This distance can be seen as the ratio of variants that differ from one group to the other.
The quadratic entropy H(𝕍) is defined as follow:
where is the probability that a variant belongs to Vi. This quadratic entropy based on Rao’s quadratic entropy , can be seen as the measure of the average spread of the set of attacks on our set of variants.
Worst case scenario: each variant is vulnerable to each attack. (That is the case if we have only one variant). The distance between every two given groups is null because all of our groups overlap exactly, therefore H(𝕍) = 0.
Best case scenario: V partitions the set of variants, meaning every group is disjoined, and each group has the same size, and then H(𝕍) = 1. Note that some variants may not have any vulnerability and do not belong to any group.
From there, we can see that our goal is to maximize entropy on a set of variants grouped by vulnerabilities or, said in a different way, to minimize the information on one variant leaked by another. The more entropy a diversification scheme can generate the more efficient it is to achieve our fixed goal of preventing widespread vulnerabilities.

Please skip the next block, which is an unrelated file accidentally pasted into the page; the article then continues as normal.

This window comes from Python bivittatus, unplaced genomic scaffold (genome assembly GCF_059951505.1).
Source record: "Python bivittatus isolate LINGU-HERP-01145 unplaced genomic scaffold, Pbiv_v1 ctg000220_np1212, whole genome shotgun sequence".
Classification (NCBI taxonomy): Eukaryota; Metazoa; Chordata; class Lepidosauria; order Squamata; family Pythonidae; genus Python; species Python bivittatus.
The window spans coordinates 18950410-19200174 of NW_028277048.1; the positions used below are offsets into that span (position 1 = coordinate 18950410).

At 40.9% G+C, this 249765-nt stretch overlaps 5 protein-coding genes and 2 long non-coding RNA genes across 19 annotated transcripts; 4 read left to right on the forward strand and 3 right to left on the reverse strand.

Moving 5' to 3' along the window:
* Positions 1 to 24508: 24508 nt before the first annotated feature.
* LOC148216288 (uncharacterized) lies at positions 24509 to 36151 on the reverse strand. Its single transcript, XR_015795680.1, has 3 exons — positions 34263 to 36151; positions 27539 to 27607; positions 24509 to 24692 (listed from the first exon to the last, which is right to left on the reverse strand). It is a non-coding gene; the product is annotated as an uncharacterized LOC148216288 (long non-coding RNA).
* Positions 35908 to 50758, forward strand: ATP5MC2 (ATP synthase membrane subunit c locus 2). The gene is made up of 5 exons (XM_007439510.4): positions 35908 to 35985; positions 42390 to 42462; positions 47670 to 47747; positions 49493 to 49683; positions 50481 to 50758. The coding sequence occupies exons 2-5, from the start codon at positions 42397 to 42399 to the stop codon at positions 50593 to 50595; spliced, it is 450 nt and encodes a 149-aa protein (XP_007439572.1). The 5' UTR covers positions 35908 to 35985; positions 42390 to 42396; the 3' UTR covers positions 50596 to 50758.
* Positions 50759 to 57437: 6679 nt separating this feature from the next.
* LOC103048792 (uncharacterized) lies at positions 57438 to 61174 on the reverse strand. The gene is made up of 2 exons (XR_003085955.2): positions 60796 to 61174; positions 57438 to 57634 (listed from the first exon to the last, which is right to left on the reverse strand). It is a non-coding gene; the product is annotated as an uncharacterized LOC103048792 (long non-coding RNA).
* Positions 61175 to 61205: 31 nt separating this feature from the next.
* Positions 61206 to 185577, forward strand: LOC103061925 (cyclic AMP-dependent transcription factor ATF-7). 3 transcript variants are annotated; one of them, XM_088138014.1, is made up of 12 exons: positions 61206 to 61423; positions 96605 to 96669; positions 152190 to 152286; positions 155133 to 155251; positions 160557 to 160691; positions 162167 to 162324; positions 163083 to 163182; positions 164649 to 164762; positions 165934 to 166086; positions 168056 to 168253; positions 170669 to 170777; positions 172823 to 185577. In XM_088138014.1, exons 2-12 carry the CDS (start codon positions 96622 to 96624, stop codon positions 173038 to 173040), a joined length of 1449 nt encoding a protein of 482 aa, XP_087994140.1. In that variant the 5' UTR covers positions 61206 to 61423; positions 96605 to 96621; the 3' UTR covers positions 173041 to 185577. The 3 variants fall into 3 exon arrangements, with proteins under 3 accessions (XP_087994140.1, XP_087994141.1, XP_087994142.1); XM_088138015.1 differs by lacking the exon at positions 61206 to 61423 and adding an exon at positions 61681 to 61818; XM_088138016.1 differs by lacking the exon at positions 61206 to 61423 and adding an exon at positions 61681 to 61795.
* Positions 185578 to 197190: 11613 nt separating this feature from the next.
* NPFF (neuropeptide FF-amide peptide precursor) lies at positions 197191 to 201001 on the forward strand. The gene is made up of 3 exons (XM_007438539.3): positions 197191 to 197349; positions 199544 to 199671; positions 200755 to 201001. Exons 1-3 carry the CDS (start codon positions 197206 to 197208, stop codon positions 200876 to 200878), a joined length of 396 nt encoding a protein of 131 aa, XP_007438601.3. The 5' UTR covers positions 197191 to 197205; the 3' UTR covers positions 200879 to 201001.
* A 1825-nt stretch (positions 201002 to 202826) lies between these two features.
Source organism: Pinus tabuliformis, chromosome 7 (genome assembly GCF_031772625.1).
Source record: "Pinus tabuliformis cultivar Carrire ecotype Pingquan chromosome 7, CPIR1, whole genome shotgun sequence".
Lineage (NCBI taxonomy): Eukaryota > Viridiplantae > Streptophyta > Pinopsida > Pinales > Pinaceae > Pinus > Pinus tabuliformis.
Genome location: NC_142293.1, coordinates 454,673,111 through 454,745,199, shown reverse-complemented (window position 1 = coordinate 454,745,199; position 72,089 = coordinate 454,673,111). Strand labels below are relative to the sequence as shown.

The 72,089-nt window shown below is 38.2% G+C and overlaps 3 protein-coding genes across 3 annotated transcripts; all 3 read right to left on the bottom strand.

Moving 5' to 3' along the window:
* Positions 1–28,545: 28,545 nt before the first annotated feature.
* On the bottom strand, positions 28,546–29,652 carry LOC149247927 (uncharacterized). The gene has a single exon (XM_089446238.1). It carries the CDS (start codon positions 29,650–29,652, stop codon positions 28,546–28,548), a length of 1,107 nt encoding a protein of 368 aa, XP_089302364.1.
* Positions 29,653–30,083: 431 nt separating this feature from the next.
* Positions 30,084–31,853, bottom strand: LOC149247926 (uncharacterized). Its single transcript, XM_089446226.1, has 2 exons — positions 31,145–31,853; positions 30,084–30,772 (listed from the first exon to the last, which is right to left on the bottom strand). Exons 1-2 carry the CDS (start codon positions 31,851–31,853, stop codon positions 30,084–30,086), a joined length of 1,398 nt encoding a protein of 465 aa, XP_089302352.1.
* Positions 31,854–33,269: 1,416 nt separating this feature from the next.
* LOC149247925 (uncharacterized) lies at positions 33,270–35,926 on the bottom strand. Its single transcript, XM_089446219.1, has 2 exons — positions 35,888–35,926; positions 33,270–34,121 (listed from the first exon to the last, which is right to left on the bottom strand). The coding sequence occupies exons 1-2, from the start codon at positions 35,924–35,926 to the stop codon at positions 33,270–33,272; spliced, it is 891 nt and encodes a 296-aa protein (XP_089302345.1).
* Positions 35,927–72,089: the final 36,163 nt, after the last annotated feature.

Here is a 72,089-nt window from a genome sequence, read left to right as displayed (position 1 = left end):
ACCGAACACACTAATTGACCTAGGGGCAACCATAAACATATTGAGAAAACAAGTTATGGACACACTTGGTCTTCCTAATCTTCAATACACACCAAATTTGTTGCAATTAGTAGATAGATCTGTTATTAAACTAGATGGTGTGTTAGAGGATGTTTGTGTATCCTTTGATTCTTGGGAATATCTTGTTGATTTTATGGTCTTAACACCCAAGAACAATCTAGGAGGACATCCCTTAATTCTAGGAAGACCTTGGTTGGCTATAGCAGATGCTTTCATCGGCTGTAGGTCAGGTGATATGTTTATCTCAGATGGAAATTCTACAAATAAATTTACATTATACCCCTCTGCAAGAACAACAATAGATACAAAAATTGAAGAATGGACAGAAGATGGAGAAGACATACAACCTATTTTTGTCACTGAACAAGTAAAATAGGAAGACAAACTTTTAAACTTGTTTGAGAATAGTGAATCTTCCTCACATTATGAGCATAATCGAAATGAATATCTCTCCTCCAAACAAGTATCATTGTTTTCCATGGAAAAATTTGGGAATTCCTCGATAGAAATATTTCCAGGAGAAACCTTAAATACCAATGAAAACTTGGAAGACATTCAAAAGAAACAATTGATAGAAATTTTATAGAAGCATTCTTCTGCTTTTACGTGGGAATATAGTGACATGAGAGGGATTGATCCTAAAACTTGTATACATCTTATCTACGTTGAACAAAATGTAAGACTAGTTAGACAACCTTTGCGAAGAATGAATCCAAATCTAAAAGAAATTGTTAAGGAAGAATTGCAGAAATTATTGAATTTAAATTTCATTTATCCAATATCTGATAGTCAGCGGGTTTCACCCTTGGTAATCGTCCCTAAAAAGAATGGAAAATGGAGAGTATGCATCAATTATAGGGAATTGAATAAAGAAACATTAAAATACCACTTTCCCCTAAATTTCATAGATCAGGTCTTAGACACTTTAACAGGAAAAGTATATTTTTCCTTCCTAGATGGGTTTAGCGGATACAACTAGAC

Feedback from the workshop
We presented this work at the International Workshop on Obfuscation in April 2017. The audience acknowledged the relevance of diversity for obfuscation and also provided extremely useful feedback about the challenges to actually deploy diverse versions of a program.
One challenge is about the transparency of the code and the build pipeline. Several open source communities aim at building secure programs by having a completely transparent build process that can be understood and analyzed by everyone. This transparency is necessary to ensure true open source. The integration of automatic diversification in such processes can be challenging to keep the transparency while preserving the benefits of diversity.
Software maintenance in the presence of diversity was mentioned as another challenge of this approach for obfuscation.
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 See: Hacked Cameras, DVRs Powered Today’s Massive Internet Outage. Krebs on Security. Oct 16, 2016. https://krebsonsecurity.com/2016/10/hacked-cameras-dvrs-powered- todays-massive-Internet-outage/.
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International Program and Organizing Committee:
Paul Ashley, Anonyome Labs Benoît Baudry, INRIA, France Finn Brunton, New York University Saumya Debray, University of Arizona Cynthia Dwork, Harvard University Rachel Greenstadt, Drexel University Seda Gürses, Princeton University Anna Lysyanskaya, Brown University Helen Nissenbaum, Cornell Tech & New York University Alexander Pretschner, Technische Universität München Reza Shokri, Cornell Tech